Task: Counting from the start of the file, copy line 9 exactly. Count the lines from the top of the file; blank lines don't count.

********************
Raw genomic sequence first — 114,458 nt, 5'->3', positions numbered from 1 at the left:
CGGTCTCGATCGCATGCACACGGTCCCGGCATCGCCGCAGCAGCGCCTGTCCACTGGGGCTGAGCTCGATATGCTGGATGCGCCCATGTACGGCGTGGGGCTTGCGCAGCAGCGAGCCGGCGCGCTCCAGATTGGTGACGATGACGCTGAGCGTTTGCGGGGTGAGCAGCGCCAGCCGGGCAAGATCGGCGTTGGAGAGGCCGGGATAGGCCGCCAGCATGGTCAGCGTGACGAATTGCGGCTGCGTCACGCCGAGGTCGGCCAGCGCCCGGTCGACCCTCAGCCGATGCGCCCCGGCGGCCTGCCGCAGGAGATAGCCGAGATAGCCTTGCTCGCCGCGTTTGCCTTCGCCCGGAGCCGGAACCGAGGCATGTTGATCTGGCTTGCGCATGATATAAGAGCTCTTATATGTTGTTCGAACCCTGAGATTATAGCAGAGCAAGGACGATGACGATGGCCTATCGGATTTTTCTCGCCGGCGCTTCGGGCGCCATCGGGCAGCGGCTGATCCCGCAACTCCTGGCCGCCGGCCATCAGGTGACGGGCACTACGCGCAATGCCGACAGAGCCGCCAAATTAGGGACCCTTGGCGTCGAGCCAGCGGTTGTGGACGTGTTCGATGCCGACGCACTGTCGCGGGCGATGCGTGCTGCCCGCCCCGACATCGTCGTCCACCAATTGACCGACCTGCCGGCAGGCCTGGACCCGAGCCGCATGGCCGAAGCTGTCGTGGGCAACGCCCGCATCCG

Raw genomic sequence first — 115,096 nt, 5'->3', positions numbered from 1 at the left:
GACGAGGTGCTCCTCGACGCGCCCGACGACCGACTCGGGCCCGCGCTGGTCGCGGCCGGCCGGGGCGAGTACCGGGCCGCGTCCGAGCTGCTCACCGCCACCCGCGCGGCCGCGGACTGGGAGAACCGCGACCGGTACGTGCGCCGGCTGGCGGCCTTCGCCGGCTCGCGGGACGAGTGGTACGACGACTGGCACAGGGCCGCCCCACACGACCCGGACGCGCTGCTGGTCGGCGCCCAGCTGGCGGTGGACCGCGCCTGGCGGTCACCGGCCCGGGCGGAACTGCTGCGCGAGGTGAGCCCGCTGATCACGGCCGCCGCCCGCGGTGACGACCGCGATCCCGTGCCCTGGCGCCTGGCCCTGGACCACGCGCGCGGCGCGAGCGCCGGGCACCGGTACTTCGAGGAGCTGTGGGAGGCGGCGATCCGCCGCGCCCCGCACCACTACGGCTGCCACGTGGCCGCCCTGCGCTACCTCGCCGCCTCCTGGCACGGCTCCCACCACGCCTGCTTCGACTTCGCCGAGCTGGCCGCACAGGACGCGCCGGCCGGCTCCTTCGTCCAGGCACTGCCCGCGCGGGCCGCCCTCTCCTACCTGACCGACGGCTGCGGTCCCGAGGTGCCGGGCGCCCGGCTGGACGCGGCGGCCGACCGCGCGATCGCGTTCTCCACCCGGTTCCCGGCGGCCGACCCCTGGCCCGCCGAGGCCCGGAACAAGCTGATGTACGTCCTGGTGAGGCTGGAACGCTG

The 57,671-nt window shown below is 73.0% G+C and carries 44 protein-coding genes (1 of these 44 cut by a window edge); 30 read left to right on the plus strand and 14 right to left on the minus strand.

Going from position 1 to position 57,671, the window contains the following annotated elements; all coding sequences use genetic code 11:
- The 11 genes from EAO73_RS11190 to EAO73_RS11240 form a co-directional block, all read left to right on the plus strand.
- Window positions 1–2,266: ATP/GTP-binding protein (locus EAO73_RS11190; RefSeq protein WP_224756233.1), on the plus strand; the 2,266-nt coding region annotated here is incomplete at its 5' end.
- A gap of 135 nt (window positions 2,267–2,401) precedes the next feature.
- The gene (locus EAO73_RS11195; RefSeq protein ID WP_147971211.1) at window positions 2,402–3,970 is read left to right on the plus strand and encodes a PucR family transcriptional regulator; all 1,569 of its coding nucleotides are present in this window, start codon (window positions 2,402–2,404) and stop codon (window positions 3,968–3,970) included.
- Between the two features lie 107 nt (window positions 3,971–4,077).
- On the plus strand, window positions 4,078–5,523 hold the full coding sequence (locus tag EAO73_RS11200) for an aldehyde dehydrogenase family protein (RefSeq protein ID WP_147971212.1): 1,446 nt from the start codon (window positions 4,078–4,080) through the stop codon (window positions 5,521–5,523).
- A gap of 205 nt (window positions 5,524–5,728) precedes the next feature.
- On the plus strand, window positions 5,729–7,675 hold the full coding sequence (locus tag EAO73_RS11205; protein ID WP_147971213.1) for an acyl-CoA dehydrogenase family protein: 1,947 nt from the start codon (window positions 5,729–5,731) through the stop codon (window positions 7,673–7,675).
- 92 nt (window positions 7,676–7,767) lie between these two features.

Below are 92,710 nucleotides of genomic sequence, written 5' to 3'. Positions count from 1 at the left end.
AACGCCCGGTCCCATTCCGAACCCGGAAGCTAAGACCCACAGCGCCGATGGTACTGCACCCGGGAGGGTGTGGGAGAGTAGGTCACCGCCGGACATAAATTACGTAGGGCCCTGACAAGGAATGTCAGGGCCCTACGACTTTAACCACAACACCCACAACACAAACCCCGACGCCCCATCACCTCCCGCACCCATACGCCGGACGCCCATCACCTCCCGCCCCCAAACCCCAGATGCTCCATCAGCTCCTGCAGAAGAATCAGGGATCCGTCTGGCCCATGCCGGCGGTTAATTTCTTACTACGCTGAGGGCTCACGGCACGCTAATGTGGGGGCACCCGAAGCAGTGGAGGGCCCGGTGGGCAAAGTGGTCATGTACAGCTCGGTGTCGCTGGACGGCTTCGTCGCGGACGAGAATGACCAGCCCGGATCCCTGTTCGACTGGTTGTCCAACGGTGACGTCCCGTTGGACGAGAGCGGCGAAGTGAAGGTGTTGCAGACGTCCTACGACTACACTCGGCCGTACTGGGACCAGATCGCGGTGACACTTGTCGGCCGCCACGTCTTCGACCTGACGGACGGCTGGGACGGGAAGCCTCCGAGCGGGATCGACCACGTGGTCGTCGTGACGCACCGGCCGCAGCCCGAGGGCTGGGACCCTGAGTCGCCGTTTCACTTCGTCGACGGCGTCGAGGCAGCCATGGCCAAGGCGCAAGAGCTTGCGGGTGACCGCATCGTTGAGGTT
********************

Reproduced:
- A gap of 135 nt (window positions 2,267–2,401) precedes the next feature.